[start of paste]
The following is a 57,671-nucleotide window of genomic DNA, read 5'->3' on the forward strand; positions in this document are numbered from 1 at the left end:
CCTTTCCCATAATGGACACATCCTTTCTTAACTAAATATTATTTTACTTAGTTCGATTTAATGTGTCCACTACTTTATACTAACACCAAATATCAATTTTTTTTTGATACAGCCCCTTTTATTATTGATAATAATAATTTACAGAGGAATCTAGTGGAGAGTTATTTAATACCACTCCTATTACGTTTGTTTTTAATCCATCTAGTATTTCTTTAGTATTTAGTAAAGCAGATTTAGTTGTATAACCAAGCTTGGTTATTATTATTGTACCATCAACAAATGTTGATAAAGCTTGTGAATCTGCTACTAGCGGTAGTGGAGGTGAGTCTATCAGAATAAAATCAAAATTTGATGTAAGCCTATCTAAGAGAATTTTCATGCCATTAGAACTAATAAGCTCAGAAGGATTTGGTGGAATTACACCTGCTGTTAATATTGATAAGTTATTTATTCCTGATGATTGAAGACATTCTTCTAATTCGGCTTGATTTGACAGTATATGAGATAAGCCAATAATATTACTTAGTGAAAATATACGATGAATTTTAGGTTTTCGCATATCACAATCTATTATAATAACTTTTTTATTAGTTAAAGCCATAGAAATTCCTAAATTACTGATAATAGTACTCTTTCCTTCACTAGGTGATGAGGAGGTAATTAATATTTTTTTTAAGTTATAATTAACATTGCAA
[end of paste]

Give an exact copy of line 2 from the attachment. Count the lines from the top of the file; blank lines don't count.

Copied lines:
CCTTTCCCATAATGGACACATCCTTTCTTAACTAAATATTATTTTACTTAGTTCGATTTAATGTGTCCACTACTTTATACTAACACCAAATATCAATTTTTTTTTGATACAGCCCCTTTTATTATTGATAATAATAATTTACAGAGGAATCTAGTGGAGAGTTATTTAATACCACTCCTATTACGTTTGTTTTTAATCCATCTAGTATTTCTTTAGTATTTAGTAAAGCAGATTTAGTTGTATAACCAAGCTTGGTTATTATTATTGTACCATCAACAAATGTTGATAAAGCTTGTGAATCTGCTACTAGCGGTAGTGGAGGTGAGTCTATCAGAATAAAATCAAAATTTGATGTAAGCCTATCTAAGAGAATTTTCATGCCATTAGAACTAATAAGCTCAGAAGGATTTGGTGGAATTACACCTGCTGTTAATATTGATAAGTTATTTATTCCTGATGATTGAAGACATTCTTCTAATTCGGCTTGATTTGACAGTATATGAGATAAGCCAATAATATTACTTAGTGAAAATATACGATGAATTTTAGGTTTTCGCATATCACAATCTATTATAATAACTTTTTTATTAGTTAAAGCCATAGAAATTCCTAAATTACTGATAATAGTACTCTTTCCTTCACTAGGTGATGAGGAGGTAATTAATATTTTTTTTAAGTTATAATTAACATTGCAA